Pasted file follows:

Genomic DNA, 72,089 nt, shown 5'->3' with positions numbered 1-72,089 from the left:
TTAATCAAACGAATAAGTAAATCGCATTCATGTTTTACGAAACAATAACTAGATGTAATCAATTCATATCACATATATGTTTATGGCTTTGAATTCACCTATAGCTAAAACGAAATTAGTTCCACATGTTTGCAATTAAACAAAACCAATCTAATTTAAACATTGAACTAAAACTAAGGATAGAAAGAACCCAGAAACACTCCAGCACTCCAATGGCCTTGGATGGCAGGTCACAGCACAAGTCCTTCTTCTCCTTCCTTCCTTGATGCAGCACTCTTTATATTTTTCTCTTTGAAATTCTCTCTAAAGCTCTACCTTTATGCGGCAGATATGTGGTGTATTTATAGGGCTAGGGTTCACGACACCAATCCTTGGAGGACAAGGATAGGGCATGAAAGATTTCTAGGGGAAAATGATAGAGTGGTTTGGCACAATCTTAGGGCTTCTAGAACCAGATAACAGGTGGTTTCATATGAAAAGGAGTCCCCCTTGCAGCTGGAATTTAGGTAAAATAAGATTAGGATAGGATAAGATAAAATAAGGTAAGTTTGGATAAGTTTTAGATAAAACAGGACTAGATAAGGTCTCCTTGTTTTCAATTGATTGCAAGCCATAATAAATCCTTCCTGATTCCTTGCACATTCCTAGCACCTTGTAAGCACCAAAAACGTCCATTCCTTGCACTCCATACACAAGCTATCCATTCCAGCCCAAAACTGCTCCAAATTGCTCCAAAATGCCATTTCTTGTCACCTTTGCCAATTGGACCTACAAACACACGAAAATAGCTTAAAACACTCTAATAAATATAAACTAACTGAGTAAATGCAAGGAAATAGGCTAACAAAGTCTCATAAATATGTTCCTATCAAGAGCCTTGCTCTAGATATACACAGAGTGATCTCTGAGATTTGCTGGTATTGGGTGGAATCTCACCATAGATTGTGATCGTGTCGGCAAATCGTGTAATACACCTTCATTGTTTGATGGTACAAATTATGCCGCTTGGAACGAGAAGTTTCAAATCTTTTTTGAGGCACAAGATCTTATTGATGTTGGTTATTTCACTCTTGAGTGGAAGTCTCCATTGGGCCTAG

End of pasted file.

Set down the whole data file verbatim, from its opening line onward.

Genomic DNA, 72,089 nt, shown 5'->3' with positions numbered 1-72,089 from the left:
TTAATCAAACGAATAAGTAAATCGCATTCATGTTTTACGAAACAATAACTAGATGTAATCAATTCATATCACATATATGTTTATGGCTTTGAATTCACCTATAGCTAAAACGAAATTAGTTCCACATGTTTGCAATTAAACAAAACCAATCTAATTTAAACATTGAACTAAAACTAAGGATAGAAAGAACCCAGAAACACTCCAGCACTCCAATGGCCTTGGATGGCAGGTCACAGCACAAGTCCTTCTTCTCCTTCCTTCCTTGATGCAGCACTCTTTATATTTTTCTCTTTGAAATTCTCTCTAAAGCTCTACCTTTATGCGGCAGATATGTGGTGTATTTATAGGGCTAGGGTTCACGACACCAATCCTTGGAGGACAAGGATAGGGCATGAAAGATTTCTAGGGGAAAATGATAGAGTGGTTTGGCACAATCTTAGGGCTTCTAGAACCAGATAACAGGTGGTTTCATATGAAAAGGAGTCCCCCTTGCAGCTGGAATTTAGGTAAAATAAGATTAGGATAGGATAAGATAAAATAAGGTAAGTTTGGATAAGTTTTAGATAAAACAGGACTAGATAAGGTCTCCTTGTTTTCAATTGATTGCAAGCCATAATAAATCCTTCCTGATTCCTTGCACATTCCTAGCACCTTGTAAGCACCAAAAACGTCCATTCCTTGCACTCCATACACAAGCTATCCATTCCAGCCCAAAACTGCTCCAAATTGCTCCAAAATGCCATTTCTTGTCACCTTTGCCAATTGGACCTACAAACACACGAAAATAGCTTAAAACACTCTAATAAATATAAACTAACTGAGTAAATGCAAGGAAATAGGCTAACAAAGTCTCATAAATATGTTCCTATCAAGAGCCTTGCTCTAGATATACACAGAGTGATCTCTGAGATTTGCTGGTATTGGGTGGAATCTCACCATAGATTGTGATCGTGTCGGCAAATCGTGTAATACACCTTCATTGTTTGATGGTACAAATTATGCCGCTTGGAACGAGAAGTTTCAAATCTTTTTTGAGGCACAAGATCTTATTGATGTTGGTTATTTCACTCTTGAGTGGAAGTCTCCATTGGGCCTAG